The trial of Officer Edward Nero in the arrest of Freddie Gray is set to begin Thursday.
Nero is charged with second-degree assault, reckless endangerment and two counts of misconduct in office, all related to his role in Gray’s initial detention and arrest. He has elected to have a bench trial rather than a jury trial, leaving his legal fate in the hands of Circuit Judge Barry G. Williams.
Gray, 25, suffered severe spinal cord injuries while in the back of the van, prosecutors say, and died a week later. Nero is one of six Baltimore police officers charged in Gray’s arrest and death.
Nero’s trial will focus on whether he was legally justified in helping to stop Gray before officers found a knife clipped to his pants pocket on April 12, 2015 in West Baltimore, and whether he was reckless in allowing Gray to be taken from the scene while unrestrained by a seat belt in the back of a police transport van.
Only one other officer, William Porter, has gone to trial — resulting in a mistrial after a jury could not reach a consensus on any of the four charges against him in December.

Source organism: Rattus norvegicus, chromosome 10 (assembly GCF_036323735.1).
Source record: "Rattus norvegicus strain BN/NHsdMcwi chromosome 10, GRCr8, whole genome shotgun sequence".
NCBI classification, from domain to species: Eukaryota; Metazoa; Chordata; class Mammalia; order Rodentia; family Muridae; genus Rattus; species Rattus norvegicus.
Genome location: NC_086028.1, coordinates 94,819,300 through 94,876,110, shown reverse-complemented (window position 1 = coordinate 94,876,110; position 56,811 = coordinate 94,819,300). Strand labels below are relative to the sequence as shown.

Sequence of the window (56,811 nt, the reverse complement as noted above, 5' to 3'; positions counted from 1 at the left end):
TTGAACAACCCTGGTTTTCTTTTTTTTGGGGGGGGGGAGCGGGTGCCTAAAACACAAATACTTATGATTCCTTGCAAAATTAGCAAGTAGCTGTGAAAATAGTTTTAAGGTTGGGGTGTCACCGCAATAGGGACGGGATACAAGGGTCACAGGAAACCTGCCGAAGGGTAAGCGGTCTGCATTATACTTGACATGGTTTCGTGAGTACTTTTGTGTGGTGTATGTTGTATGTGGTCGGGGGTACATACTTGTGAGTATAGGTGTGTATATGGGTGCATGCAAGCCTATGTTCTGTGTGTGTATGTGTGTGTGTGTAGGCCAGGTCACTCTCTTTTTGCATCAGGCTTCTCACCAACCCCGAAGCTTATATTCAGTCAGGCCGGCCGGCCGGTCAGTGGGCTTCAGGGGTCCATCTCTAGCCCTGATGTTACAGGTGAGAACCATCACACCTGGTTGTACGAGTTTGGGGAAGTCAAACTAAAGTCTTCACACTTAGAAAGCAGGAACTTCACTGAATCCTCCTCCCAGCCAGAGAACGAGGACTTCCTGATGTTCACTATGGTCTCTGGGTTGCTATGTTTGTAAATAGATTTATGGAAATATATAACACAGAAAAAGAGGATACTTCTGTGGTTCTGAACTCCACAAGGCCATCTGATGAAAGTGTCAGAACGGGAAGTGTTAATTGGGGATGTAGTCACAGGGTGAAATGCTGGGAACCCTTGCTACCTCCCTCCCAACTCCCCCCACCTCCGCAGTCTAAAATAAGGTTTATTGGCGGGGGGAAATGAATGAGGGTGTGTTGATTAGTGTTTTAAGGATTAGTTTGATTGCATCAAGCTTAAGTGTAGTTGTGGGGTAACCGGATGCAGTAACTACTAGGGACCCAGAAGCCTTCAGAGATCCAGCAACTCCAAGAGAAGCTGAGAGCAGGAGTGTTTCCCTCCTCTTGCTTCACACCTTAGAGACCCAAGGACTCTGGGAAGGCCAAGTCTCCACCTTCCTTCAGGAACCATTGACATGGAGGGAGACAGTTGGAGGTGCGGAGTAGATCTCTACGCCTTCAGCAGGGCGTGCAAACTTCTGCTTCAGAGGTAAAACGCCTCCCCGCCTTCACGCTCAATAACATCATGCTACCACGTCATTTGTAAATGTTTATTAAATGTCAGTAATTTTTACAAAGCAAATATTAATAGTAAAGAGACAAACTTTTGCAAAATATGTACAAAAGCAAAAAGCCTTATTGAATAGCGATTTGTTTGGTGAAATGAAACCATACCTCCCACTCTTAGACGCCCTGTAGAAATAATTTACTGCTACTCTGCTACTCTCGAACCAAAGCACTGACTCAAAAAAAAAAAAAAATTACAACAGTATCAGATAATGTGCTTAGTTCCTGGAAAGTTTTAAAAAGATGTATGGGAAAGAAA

Officer Edward Nero, a former New Jersey volunteer firefighter who joined the Baltimore Police Department in 2012, is one of three officers who were on bike patrol when they chased and arrested Gray. He is on paid administrative duty with the police force, per policy, because his charges are misdemeanors. His police powers have been suspended.
Michael Schatzow, the second-highest ranking prosecutor in the Baltimore State’s Attorney’s Office, and Janice Bledsoe, who oversees police misconduct investigations, are leading Nero’s prosecution. Schatzow is a former federal prosecutor and longtime white collar lawyer, while Bledsoe is a former defense attorney who briefly led police misconduct investigations under former State’s Attorney Gregg Bernstein.
The defense attorneys
Marc L. Zayon is a former Baltimore County State’s Attorney who has handled several high-profile cases as a defense attorney, including a city police officer accused of raping a woman at a police station whose charges were eventually dropped.
Allison R. Levine, who works in Zayon’s practice, has worked on cases including medical malpractice and personal injury.
Barry G. Williams has been a Circuit Court judge since 2005, following a career as an assistant city state’s attorney and a special litigation counsel with the Justice Department’s Civil Rights Division, a role in which he traveled the country trying federal police misconduct cases.
Second-degree assault carries a penalty of up to 10 years in prison. Reckless endangerment carries a penalty of up to five years in prison. Misconduct in office does not carry a set term limit. All charges are misdemeanors.